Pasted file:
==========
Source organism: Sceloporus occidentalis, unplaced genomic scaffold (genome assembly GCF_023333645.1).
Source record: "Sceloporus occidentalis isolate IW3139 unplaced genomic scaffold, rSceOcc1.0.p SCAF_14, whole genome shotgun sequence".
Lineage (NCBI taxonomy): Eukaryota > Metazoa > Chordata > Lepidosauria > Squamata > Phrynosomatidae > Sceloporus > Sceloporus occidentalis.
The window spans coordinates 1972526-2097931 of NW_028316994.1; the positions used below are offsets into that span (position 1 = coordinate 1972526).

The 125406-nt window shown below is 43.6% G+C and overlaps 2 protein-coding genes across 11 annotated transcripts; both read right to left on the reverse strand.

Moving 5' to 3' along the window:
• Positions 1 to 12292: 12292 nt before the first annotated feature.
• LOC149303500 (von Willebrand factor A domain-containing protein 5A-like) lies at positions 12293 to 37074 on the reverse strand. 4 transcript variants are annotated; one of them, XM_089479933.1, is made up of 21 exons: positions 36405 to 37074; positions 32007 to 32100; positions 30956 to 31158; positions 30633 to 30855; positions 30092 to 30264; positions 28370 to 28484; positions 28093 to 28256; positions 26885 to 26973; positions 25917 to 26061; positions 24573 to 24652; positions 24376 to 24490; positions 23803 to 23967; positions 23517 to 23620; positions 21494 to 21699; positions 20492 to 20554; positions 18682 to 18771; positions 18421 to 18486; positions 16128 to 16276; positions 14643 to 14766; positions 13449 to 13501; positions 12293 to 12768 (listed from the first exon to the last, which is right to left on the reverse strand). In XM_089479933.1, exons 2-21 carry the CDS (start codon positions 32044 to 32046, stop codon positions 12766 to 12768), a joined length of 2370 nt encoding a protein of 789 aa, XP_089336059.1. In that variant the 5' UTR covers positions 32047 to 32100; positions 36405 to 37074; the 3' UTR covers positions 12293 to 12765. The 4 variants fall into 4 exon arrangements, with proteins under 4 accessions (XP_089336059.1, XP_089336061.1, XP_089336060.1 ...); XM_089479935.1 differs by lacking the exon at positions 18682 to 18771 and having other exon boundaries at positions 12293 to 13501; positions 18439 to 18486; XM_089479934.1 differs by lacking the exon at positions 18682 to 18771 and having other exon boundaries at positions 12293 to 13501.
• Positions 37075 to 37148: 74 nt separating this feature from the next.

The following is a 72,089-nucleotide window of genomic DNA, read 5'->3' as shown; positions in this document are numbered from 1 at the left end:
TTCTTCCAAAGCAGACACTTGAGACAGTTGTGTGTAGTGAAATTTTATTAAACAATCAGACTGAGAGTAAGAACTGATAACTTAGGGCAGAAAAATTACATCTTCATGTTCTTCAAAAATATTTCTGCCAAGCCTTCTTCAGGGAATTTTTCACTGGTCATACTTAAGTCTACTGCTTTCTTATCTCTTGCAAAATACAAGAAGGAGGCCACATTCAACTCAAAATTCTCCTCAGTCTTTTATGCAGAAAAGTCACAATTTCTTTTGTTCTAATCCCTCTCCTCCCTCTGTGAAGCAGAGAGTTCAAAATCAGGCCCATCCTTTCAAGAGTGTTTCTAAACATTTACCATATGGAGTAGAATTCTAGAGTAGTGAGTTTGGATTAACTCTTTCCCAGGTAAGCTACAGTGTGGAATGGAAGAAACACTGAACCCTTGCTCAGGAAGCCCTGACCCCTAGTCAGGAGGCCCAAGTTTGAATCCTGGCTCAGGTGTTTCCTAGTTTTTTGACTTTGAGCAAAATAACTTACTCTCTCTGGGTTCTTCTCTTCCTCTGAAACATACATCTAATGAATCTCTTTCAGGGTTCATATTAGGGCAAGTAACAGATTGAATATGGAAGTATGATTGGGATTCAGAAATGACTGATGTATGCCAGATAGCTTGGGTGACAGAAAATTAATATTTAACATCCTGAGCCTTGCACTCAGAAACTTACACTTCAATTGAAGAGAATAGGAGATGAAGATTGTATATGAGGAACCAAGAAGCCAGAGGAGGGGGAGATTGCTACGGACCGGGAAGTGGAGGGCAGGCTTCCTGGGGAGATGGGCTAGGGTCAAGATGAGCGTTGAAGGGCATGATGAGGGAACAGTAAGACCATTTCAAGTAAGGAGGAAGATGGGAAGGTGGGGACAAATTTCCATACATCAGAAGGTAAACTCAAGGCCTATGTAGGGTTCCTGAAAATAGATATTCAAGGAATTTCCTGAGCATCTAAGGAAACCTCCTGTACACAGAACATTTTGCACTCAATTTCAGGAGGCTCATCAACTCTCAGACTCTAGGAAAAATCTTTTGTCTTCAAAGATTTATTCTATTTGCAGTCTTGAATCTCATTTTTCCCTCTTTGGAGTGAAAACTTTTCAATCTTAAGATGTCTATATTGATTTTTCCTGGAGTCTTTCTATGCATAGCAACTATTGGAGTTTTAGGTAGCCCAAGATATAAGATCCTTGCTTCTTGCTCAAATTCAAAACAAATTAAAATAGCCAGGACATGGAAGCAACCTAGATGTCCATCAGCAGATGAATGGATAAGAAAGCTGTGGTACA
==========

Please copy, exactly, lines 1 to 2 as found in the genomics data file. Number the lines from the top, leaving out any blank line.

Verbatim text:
Source organism: Sceloporus occidentalis, unplaced genomic scaffold (genome assembly GCF_023333645.1).
Source record: "Sceloporus occidentalis isolate IW3139 unplaced genomic scaffold, rSceOcc1.0.p SCAF_14, whole genome shotgun sequence".